Tie-in comics are a mixed bag, so I was skeptical when I heard about Blade Runner 2019, a Titan Comics series meant to flesh out the Blade Runner universe by exploring the period between the franchise’s two films.
The first volume of the series, Los Angeles, exceeded my every expectation and made it clear that Michael Green (who worked on Blade Runner 2049) and Mike Johnson had a story to tell that would be on par with other Blade Runner media. Because of that volume’s success, I was thrilled to pick up their next installment in the series: Off-World.
The Story So Far
Los Angeles introduced Ash, a paraplegic Blade Runner using bio-tech to walk, and followed her on a case that ended with her rescuing Cleo Selwyn, the daughter of a wealthy tycoon, who was being delivered to the Tyrell Corporation for genetic experimentation.
Off-World picks up seven years later in 2026 with Ash and Cleo living in hiding on an off-world mining colony. Cleo is passing as a young boy named Rabbit and trades in contraband with the miners.
When the colony’s replicants rebel and abscond with Cleo, Ash has to work with a new Blade Runner named Hythe to track down her lost charge.
While it doesn’t hold together quite as well as Los Angeles, Off-World still delivers all the retro-cyberpunk goodness fans have come to expect from the Blade Runner universe. There’s plenty of action amongst the stars as Ash and Hythe follow the escaped replicants’ trail during their search for Cleo, culminating in a satisfying spaceport showdown that sets the stage for Book 3: Home Again, Home Again.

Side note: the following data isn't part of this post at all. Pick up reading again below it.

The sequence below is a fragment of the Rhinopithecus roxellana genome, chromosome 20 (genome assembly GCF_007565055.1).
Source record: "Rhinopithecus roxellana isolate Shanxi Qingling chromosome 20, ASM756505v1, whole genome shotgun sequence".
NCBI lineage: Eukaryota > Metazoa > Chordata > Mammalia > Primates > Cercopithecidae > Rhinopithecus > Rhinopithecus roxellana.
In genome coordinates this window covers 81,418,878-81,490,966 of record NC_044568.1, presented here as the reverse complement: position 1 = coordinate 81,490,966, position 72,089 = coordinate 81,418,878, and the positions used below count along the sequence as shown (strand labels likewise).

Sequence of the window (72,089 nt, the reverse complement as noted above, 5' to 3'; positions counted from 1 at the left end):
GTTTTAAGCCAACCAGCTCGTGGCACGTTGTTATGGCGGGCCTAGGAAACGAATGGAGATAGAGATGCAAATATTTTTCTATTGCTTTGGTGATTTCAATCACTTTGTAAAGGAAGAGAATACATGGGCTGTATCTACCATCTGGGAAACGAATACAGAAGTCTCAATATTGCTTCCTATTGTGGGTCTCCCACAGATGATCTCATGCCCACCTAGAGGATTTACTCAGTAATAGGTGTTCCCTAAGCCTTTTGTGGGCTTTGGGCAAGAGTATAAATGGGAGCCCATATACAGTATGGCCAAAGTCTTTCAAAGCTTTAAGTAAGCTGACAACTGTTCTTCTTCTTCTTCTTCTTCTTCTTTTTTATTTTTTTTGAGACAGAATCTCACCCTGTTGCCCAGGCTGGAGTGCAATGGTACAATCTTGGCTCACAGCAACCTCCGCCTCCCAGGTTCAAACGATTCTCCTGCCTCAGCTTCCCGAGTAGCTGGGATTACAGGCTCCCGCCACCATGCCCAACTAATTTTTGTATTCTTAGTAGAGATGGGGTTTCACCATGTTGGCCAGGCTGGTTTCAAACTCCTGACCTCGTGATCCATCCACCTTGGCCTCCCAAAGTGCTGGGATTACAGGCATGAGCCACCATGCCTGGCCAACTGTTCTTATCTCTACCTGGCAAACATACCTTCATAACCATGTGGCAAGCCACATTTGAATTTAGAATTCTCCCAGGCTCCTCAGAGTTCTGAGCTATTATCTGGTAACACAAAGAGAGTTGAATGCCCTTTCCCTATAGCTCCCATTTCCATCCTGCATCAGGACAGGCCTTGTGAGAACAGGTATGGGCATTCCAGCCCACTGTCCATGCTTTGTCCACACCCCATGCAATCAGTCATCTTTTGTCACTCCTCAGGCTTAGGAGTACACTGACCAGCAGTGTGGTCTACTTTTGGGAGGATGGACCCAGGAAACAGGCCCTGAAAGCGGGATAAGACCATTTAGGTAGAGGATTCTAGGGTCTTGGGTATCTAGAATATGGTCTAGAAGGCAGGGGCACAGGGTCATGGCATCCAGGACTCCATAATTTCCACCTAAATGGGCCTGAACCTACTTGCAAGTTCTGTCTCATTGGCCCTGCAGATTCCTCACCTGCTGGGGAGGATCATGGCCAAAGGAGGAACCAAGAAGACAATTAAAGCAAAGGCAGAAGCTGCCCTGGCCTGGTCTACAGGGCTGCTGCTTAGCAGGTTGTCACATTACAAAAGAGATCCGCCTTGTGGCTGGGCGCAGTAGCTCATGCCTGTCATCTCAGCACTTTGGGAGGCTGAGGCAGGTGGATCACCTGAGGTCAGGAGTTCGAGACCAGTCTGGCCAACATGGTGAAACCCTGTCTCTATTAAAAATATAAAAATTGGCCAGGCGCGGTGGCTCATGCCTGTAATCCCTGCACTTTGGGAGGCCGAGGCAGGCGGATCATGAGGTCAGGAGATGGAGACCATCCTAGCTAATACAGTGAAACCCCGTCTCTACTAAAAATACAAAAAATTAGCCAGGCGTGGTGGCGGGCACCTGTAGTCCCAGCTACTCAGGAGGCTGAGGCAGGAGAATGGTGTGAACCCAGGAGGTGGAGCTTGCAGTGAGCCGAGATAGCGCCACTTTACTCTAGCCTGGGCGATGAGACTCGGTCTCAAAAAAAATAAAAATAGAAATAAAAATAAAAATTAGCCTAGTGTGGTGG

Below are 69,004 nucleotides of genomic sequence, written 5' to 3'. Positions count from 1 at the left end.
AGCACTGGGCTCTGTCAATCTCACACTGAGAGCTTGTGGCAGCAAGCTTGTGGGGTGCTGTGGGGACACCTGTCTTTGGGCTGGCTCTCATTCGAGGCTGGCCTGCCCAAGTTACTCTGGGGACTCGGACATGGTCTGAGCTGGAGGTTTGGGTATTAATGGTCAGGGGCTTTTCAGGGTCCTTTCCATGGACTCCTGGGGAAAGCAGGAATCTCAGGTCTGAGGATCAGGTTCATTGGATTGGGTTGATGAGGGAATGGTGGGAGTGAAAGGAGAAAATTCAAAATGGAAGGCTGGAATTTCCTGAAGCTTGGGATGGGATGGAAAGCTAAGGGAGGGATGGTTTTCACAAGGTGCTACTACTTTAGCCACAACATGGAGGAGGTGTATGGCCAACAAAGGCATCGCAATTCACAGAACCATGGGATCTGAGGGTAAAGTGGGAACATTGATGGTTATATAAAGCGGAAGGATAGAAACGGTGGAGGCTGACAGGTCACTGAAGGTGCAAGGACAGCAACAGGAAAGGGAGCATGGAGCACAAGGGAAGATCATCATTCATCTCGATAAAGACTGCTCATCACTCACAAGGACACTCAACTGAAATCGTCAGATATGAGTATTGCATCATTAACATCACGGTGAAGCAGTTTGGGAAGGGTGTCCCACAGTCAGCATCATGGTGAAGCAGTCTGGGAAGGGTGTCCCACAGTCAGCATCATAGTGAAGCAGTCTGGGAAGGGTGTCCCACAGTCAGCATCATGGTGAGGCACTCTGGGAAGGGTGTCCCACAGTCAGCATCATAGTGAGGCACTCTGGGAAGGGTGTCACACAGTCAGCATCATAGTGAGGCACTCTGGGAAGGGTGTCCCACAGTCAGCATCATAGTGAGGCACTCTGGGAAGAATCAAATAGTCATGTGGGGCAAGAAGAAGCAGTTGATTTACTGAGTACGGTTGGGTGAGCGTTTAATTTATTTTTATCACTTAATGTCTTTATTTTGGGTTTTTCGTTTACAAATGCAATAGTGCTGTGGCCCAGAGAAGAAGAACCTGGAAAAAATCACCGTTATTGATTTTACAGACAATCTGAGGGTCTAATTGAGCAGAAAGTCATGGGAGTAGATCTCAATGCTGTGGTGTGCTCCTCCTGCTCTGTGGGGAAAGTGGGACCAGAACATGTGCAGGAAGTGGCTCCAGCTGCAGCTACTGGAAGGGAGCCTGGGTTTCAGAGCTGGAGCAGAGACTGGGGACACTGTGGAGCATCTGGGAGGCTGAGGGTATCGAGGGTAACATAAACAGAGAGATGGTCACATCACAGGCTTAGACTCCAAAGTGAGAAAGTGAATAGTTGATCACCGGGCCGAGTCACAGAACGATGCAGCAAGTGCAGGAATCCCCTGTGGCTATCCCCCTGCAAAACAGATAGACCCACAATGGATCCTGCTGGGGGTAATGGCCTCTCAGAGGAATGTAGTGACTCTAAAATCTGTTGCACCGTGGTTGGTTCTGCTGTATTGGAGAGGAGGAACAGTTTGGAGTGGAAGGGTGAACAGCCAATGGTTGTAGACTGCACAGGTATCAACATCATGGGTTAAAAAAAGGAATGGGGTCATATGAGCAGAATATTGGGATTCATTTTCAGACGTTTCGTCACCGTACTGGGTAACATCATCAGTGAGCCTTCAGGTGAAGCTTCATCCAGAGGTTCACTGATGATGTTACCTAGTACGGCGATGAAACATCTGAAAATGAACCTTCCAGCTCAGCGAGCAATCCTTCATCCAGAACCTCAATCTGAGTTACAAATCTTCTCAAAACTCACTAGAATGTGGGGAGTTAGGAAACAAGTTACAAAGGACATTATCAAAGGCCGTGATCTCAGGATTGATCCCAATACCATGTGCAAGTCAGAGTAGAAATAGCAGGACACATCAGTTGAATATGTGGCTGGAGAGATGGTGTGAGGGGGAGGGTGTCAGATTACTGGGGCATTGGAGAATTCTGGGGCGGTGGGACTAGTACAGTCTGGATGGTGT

Clean, Cool Artwork
Andres Guinaldo’s art remains a standout for the series, capturing the aesthetic of the films and building on it to expand the Blade Runner universe alongside Green and Johnson’s story.
Guinaldo has a clean style that makes it easy to keep track of what’s happening in the panel and lose yourself in the rhythm of the dialogue and the mood evoked by the aquamarines and oranges of the volume’s color palette.
Speaking of the dialogue, it acts as a serious high point for this volume, stripped down from actual human speech but infused with the off-kilter poetry of a Blade Runner property.
Ash’s narration provides the noir atmosphere you expect from Blade Runner, but even the other characters regularly speak in clipped sentences that gives the entire affair an almost Mad Max: Fury Road vibe—this is not how we talk to one another in our daily lives, but it’s the language these people grew into in a harsher time and place, heightened and enthralling.
Blade Runner 2019 continues to dazzle with both its storytelling and visualization, proving beyond all doubt that the creative team has a firm grasp on what makes this franchise work. If you’re craving more neo-noir, retro-cyberpunk action, Off-World will satisfy that craving and then some.
This is Must-Read science-fiction.
Blade Runner 2019: Off-World is available for purchase here.
If you’re interested in the other books we’re geeking out over, check out Geek Guy Buys: Read!